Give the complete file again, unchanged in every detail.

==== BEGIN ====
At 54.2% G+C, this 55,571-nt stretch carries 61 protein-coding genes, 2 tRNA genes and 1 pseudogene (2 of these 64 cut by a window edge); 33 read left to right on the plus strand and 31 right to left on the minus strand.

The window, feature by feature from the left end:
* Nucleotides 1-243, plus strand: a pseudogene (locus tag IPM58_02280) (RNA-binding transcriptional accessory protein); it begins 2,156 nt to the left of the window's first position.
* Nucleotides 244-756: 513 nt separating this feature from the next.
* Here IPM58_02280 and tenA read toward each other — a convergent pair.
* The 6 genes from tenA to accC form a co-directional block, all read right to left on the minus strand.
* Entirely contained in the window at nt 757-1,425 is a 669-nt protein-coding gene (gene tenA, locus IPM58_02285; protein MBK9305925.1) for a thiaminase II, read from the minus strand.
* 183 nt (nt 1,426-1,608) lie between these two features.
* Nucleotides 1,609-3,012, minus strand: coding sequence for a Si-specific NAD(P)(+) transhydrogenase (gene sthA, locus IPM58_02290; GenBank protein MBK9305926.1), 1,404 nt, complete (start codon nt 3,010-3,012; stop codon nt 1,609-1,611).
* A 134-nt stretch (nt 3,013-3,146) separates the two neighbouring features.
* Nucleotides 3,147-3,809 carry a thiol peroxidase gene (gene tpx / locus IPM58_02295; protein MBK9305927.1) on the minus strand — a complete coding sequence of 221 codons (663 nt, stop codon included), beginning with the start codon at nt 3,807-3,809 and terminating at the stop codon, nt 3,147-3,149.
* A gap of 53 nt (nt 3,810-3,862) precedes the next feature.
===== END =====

At 54.2% G+C, this 55,571-nt stretch carries 61 protein-coding genes, 2 tRNA genes and 1 pseudogene (2 of these 64 cut by a window edge); 33 read left to right on the plus strand and 31 right to left on the minus strand.

The window, feature by feature from the left end:
* Nucleotides 1-243, plus strand: a pseudogene (locus tag IPM58_02280) (RNA-binding transcriptional accessory protein); it begins 2,156 nt to the left of the window's first position.
* Nucleotides 244-756: 513 nt separating this feature from the next.
* Here IPM58_02280 and tenA read toward each other — a convergent pair.
* The 6 genes from tenA to accC form a co-directional block, all read right to left on the minus strand.
* Entirely contained in the window at nt 757-1,425 is a 669-nt protein-coding gene (gene tenA, locus IPM58_02285; protein MBK9305925.1) for a thiaminase II, read from the minus strand.
* 183 nt (nt 1,426-1,608) lie between these two features.
* Nucleotides 1,609-3,012, minus strand: coding sequence for a Si-specific NAD(P)(+) transhydrogenase (gene sthA, locus IPM58_02290; GenBank protein MBK9305926.1), 1,404 nt, complete (start codon nt 3,010-3,012; stop codon nt 1,609-1,611).
* A 134-nt stretch (nt 3,013-3,146) separates the two neighbouring features.
* Nucleotides 3,147-3,809 carry a thiol peroxidase gene (gene tpx / locus IPM58_02295; protein MBK9305927.1) on the minus strand — a complete coding sequence of 221 codons (663 nt, stop codon included), beginning with the start codon at nt 3,807-3,809 and terminating at the stop codon, nt 3,147-3,149.
* A gap of 53 nt (nt 3,810-3,862) precedes the next feature.